Dr Sarah Jarvis, 20th May 2022
Quality standards for knee replacement
The National Institute for Health and Care Excellence (NICE) has issued new guidance on knee replacements. If your specialist recommends knee replacement, they advise that:
- You should be given advice on 'prehab' - how you can get into the best shape to recover well from your operation - when you go on the waiting list for surgery.
- If you have osteoarthritis in one half of your knee joint (the inner side), you should be given the choice of partial or total replacement.
- You should be given tranexamic acid, to reduce blood loss, during surgery.
- Before you go home after surgery, you should be given advice on rehabilitation to improve your recovery.
Knee replacement operation
The operation usually takes between 1 and 2 hours. The surgeon will make a cut down the front of your knee and then cut away the damaged surfaces of the ends of the thigh bone (femur) and shin bone (tibia) along with a little bit of the underlying bone. The two surfaces that have been removed are then replaced with specially shaped artificial surfaces. The new surface that covers the top of the shin bone (tibia) is usually made of metal and plastic. Sometimes it is only made of metal and a separate piece of plastic is inserted; this is called a mobile-bearing knee replacement. The plastic, whether separate or part of the covering of the shin bone (tibia), allows the two ends of the bones to glide over each other smoothly. Your knee cap (patella) may also be given a new surface, although sometimes it's left alone.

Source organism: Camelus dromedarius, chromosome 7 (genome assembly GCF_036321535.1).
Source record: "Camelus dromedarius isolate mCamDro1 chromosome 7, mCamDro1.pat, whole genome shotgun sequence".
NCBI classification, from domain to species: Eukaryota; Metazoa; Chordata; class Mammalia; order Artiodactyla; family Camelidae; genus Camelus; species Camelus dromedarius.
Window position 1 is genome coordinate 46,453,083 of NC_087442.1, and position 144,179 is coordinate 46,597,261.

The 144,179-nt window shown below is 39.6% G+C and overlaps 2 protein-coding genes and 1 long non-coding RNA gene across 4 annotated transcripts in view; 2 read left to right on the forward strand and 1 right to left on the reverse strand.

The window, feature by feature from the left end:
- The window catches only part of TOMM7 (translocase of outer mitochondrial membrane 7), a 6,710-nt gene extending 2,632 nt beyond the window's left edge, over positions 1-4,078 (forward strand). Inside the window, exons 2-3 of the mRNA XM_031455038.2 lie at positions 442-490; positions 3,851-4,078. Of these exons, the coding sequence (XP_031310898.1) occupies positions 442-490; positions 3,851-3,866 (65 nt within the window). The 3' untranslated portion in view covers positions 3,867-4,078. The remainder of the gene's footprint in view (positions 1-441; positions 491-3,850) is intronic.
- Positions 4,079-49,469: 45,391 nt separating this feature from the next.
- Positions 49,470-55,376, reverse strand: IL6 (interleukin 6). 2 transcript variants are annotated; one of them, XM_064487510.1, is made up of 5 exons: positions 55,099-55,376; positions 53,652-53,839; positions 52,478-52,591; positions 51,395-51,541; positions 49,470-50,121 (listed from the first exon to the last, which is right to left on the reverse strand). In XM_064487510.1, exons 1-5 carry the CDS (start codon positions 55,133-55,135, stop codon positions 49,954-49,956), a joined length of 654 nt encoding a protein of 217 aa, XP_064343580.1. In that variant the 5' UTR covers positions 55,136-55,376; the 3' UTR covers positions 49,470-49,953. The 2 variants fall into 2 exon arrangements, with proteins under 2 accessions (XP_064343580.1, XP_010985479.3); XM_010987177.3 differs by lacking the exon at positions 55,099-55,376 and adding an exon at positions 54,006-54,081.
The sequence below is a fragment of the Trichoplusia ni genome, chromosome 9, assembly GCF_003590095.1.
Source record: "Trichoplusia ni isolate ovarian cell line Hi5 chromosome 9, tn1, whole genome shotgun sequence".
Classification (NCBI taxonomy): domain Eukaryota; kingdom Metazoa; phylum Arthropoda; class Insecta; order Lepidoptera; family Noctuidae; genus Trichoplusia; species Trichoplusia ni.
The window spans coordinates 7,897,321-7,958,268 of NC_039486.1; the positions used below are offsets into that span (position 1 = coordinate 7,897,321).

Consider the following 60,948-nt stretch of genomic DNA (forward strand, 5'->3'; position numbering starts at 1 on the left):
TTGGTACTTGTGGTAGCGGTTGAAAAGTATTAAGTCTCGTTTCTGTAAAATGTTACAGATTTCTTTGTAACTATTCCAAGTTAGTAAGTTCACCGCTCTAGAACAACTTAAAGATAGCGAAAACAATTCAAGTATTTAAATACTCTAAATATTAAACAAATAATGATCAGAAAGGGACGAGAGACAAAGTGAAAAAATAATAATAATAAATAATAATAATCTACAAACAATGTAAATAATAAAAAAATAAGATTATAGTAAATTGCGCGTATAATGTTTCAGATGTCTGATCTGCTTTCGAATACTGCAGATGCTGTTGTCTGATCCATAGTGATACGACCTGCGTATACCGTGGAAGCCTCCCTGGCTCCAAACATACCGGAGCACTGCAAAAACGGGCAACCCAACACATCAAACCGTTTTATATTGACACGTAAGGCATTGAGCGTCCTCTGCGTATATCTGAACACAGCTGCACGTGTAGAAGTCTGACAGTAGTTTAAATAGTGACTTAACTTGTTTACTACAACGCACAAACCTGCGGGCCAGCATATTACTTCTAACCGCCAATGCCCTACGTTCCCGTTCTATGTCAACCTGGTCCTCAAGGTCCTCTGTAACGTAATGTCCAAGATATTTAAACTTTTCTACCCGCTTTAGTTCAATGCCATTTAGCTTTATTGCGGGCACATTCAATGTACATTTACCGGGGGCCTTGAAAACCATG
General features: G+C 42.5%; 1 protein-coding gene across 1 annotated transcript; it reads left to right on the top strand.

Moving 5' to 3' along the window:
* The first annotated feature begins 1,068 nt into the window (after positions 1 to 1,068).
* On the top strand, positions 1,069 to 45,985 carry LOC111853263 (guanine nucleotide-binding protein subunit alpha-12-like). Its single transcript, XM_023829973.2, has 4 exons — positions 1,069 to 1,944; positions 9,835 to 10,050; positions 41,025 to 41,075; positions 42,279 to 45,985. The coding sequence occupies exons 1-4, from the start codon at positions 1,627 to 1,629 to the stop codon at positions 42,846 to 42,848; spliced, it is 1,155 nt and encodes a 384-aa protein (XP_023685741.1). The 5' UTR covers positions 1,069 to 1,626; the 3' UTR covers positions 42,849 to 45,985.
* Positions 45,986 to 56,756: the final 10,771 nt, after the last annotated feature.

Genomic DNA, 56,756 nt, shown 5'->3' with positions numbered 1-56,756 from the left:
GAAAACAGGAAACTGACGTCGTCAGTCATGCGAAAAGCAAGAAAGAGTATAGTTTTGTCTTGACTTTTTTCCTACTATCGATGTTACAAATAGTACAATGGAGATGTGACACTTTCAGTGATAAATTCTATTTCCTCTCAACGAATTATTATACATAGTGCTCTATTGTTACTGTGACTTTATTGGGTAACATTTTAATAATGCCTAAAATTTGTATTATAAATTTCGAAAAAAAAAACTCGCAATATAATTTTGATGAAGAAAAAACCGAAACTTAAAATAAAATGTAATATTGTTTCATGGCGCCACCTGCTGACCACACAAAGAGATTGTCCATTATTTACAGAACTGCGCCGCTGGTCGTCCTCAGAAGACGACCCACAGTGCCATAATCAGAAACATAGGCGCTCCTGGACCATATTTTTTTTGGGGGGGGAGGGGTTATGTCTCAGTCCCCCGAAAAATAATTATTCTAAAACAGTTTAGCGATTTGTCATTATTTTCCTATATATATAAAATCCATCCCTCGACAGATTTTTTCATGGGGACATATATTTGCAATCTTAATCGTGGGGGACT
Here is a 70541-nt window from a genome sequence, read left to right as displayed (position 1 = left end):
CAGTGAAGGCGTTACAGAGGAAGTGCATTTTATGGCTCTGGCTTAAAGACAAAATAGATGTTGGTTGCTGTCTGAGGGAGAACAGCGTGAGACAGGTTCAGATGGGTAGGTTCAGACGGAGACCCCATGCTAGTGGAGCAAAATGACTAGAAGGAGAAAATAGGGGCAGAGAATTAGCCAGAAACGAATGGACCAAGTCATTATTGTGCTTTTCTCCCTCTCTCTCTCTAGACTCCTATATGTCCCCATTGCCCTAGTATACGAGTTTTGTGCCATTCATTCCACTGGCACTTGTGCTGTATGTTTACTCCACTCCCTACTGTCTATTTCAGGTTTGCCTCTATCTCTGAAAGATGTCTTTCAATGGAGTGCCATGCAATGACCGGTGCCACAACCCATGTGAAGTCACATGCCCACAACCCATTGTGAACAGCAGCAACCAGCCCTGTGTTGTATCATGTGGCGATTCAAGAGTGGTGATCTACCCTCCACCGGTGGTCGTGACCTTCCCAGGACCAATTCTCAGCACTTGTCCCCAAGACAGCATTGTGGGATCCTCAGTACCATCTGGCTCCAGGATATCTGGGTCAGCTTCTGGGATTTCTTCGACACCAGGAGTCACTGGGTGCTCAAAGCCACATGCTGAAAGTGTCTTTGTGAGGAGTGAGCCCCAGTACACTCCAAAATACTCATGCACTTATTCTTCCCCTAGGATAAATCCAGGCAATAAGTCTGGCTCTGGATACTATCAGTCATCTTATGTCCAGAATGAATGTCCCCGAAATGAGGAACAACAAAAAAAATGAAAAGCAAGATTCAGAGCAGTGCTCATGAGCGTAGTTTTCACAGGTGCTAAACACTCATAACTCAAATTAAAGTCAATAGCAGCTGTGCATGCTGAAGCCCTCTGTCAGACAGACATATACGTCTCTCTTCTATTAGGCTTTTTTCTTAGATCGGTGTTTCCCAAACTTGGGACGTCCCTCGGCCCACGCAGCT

Some surgeons are using minimally invasive techniques - sometimes called keyhole surgery. This means that they make just one or two very small cuts instead of one long cut and use specially designed surgical instruments and telescopes. Your surgeon will discuss with you if this is available.
You will be able to go home once you are eating and drinking normally and are mobile enough to be safe where you are going after you leave hospital.
Types of knee replacement surgery
Knee replacements can be divided into two types:
Total knee replacement (total knee arthroplasty)
- Most knee replacement operations involve replacing the surface of the bottom end of your thigh bone (femur) and the upper surface of your shin bone (tibia)
- A total knee replacement may also involve replacing your knee cap (patella) with a dome-shaped plastic one.
Unicompartmental (partial) knee replacement
- If your arthritis only affects one side of your knee (usually the inner side) you may be offered a partial knee replacement.
- A partial knee replacement involves less of your knee being operated on and the recovery is usually quicker.
- It is more likely that a partial knee replacement can be done using minimally invasive techniques.
Whether total or partial, the replacement parts are made of a combination of metal and plastic; the metal parts replace the surfaces of the thigh bone (femur) and shin bone (tibia) and the plastic replaces the meniscus or menisci. (See 'causes' section for more information about the anatomy of the knee joint).
The metal parts may be fixed in place using special cement (cemented) or they may not be fixed (uncemented) but designed so that your bone grows over them and fixes them in place that way.